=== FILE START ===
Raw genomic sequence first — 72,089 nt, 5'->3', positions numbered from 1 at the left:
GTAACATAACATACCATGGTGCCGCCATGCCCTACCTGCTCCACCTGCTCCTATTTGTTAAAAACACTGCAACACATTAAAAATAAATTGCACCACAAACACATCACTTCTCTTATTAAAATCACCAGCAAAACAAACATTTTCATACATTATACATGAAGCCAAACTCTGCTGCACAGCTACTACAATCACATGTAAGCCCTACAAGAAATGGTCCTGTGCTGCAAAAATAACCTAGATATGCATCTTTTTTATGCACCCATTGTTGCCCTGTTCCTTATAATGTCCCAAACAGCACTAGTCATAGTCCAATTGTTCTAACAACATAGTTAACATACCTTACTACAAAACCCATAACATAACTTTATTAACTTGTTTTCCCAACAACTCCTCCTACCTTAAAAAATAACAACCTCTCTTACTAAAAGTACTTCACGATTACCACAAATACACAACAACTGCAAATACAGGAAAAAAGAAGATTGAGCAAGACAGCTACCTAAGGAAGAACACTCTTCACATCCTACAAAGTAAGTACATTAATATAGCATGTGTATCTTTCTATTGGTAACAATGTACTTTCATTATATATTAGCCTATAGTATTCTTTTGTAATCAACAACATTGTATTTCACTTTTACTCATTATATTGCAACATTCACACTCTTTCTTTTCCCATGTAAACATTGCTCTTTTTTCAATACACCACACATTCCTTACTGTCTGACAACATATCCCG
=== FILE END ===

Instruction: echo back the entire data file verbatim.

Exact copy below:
Raw genomic sequence first — 72,089 nt, 5'->3', positions numbered from 1 at the left:
GTAACATAACATACCATGGTGCCGCCATGCCCTACCTGCTCCACCTGCTCCTATTTGTTAAAAACACTGCAACACATTAAAAATAAATTGCACCACAAACACATCACTTCTCTTATTAAAATCACCAGCAAAACAAACATTTTCATACATTATACATGAAGCCAAACTCTGCTGCACAGCTACTACAATCACATGTAAGCCCTACAAGAAATGGTCCTGTGCTGCAAAAATAACCTAGATATGCATCTTTTTTATGCACCCATTGTTGCCCTGTTCCTTATAATGTCCCAAACAGCACTAGTCATAGTCCAATTGTTCTAACAACATAGTTAACATACCTTACTACAAAACCCATAACATAACTTTATTAACTTGTTTTCCCAACAACTCCTCCTACCTTAAAAAATAACAACCTCTCTTACTAAAAGTACTTCACGATTACCACAAATACACAACAACTGCAAATACAGGAAAAAAGAAGATTGAGCAAGACAGCTACCTAAGGAAGAACACTCTTCACATCCTACAAAGTAAGTACATTAATATAGCATGTGTATCTTTCTATTGGTAACAATGTACTTTCATTATATATTAGCCTATAGTATTCTTTTGTAATCAACAACATTGTATTTCACTTTTACTCATTATATTGCAACATTCACACTCTTTCTTTTCCCATGTAAACATTGCTCTTTTTTCAATACACCACACATTCCTTACTGTCTGACAACATATCCCG